In the first two hundred years of the Protestant Reformation, there was little debate over whether the Eucharist is Jesus Christ’s flesh and blood. Protestants, other than a few fanatics such as Zwingli, generally agreed that Christ was present, somehow, in the Eucharist. Their disagreement with Roman Catholics was over how the Eucharist was Christ’s flesh and blood, and over the alleged sacrificial aspect of the Eucharist.

Protestants rejected the idea that the Eucharist was a literal sacrifice. Instead, it was merely a memorial where Christ’s sacrifice was remembered. Reformed theologian Matthew Henry in his magesterial commentary sums up for us the standard Protestant party line: “[W]e do this in remembrance of what He did for us, when he died for us; and for a memorial of what we do, in joining ourselves to him.”

In more modern parlance, Protestants simply feel like saying, “What part of ‘do this in remembrance of me’ do you not understand?!?”

Are We Understanding the Word “Remembrance” Correctly? The preceding rhetorical question seems to settle the question–the Orthodox and Roman Catholics have added Satanic doctrines to the plain teachings of the Scriptures. However, what people little realize is that the meaning of words such as remembrance, seemingly “plain” in English, are not so plain in the Greek.

In fact, the Greek term ἀνάμνησις which we commonly render as “memorial” or “remembrance” has two different meanings. One meaning is “memorial,” and this is rather non-controversial for those Protestants familiar with the term ἀνάμνησις. The other meaning modern etymologists ascribe to ἀνάμνησις not so surprisingly adds credibility to the traditional, Orthodox understanding of the Eucharist. We will cover this meaning later in the article.

The idea of a word having two legitimately different meanings is not something that only exists in the Greek language. We have a term for it in fact: homonym.

Misunderstandings that arise over homonyms can create all sorts of confusion. Let’s take for example the homonym “cabinet” and apply it to a situation I literally just made up on the fly:

In post-apocalyptic America 2049 AD, humanity has just begun recovering from a nuclear war of 2019, which claimed the lives of 99.99 percent of the Earth’s population. The survivors, desperate to bring back “the original America,” tasked archaeologists with digging up whatever they can find from the past so they can find out what it was like.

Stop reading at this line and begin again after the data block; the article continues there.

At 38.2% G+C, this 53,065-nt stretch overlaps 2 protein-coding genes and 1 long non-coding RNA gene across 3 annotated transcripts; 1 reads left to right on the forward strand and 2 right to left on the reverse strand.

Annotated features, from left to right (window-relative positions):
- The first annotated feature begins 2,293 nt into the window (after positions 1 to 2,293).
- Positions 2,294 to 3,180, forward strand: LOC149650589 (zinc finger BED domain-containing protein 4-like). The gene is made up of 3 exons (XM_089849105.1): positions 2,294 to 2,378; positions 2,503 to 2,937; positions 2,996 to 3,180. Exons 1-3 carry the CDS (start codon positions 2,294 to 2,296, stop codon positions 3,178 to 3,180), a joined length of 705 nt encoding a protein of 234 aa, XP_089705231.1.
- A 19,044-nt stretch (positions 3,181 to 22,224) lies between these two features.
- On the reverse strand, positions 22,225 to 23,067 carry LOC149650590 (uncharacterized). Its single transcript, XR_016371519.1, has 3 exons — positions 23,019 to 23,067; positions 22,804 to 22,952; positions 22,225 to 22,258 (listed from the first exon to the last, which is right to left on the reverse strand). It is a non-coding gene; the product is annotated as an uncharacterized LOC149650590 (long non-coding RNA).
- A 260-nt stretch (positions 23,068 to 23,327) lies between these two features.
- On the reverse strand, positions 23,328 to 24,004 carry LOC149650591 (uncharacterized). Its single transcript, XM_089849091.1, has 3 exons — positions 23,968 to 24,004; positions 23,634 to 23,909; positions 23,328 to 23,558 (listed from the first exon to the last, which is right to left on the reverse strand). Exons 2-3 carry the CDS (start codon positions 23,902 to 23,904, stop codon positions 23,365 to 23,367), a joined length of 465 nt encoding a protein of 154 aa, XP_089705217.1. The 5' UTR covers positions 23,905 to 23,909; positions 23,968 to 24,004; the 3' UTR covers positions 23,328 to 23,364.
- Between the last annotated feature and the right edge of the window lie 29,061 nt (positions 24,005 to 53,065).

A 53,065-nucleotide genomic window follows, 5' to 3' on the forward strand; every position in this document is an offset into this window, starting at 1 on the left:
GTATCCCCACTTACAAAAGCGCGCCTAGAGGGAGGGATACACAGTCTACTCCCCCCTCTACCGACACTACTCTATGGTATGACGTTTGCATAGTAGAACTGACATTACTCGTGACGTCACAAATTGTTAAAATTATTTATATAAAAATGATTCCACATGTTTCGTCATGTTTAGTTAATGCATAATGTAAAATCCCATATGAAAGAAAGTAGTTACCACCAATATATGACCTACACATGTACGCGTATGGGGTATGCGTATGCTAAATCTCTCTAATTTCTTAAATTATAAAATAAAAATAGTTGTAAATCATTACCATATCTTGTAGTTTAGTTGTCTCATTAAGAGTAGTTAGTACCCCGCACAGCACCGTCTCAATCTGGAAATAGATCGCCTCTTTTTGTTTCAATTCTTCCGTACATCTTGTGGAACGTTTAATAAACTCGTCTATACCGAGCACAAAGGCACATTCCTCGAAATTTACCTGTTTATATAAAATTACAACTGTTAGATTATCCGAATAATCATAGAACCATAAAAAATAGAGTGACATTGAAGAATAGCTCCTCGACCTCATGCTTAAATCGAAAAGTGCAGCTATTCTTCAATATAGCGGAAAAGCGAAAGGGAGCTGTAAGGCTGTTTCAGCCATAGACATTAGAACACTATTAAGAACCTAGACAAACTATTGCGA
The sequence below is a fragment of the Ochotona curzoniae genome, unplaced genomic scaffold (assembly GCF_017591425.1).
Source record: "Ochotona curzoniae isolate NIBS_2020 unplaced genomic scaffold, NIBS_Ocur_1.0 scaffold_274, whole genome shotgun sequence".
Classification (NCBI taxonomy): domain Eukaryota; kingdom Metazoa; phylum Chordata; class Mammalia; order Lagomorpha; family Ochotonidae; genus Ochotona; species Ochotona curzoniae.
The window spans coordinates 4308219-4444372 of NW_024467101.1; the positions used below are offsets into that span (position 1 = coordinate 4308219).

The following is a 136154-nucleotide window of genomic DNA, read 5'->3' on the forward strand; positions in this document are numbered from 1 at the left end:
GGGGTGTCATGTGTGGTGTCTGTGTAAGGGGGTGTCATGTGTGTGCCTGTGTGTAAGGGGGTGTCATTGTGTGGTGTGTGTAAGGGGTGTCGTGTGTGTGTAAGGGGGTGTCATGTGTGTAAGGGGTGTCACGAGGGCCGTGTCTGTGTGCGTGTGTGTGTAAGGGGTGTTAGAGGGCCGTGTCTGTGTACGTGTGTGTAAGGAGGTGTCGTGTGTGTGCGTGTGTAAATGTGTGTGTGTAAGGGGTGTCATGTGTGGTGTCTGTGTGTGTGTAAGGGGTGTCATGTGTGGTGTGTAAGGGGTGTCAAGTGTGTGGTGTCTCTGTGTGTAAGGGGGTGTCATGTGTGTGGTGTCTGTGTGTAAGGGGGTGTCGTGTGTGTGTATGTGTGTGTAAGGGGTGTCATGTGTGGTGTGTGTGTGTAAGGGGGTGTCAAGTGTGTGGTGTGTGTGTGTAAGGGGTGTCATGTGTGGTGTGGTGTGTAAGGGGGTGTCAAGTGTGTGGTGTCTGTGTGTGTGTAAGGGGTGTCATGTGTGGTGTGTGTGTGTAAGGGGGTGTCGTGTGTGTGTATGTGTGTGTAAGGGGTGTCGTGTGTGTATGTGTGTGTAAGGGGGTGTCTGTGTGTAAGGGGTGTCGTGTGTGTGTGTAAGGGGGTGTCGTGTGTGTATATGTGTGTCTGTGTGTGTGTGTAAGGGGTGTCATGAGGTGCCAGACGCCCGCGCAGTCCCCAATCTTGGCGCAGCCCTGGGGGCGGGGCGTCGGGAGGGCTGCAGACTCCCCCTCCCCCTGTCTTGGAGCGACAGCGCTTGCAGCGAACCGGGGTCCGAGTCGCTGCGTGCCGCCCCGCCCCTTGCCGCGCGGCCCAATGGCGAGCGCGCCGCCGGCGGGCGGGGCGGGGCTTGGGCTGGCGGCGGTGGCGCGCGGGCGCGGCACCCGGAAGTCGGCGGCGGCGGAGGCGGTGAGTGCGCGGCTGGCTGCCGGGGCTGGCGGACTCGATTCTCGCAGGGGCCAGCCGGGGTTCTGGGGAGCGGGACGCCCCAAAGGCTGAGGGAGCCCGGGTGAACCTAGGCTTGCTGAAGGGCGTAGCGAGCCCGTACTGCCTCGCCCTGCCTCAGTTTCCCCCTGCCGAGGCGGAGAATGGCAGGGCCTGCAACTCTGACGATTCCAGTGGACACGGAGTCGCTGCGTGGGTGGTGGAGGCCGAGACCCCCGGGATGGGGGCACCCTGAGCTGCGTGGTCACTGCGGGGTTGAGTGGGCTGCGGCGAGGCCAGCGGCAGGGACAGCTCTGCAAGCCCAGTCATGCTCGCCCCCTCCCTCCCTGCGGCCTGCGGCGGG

Shortly afterwards, the archaeologists unearthed a high school US civics textbook that spoke about how the US government worked. Sadly for these archaeologists, only 22 percent of its contents are intact. It is from this document that the New Founding Fathers are re-constituting the United Neo-States of America.

The documents have created no little controversy, however. The document reads, ‘The President must choose his cabinet’ before abruptly ending. A few old codgers maintain, “A cabinet is a body of advisers.” The new President dismisses this as “Satanic foolishness” and is more concerned with what color his new cabinet should be.

The Testimony of the Early Church. Before we get into arguing over the meaning of words, let’s reflect upon the example we just read. As we can see, confusion arose over the usage of the homonym “cabinet.” The foolishness of the new President was that he ignored the interpretation of the term given by old-timers that remembered how the US government functioned before the nuclear war. In result, his concerns over a literal cabinet were entirely misplaced, even though divorced from a correct understanding of American traditions it might have made sense linguistically.

In light of this, let us ask ourselves: Were the Reformers, in their reading of the Greek word “remembrance,” overly dismissive of the testimony of what the historical understanding of what the Eucharist was? Let’s allow one of the Reformers to speak for himself.

John Calvin, in response to the obvious fact that the whole Christian world traditionally maintained that the Eucharist was a sacrifice, wrote in Book IV, Chapter 18 of the Institutes that Satan “blinded almost the whole world into the belief that the Mass was a sacrifice and oblation for obtaining the remission of sins.”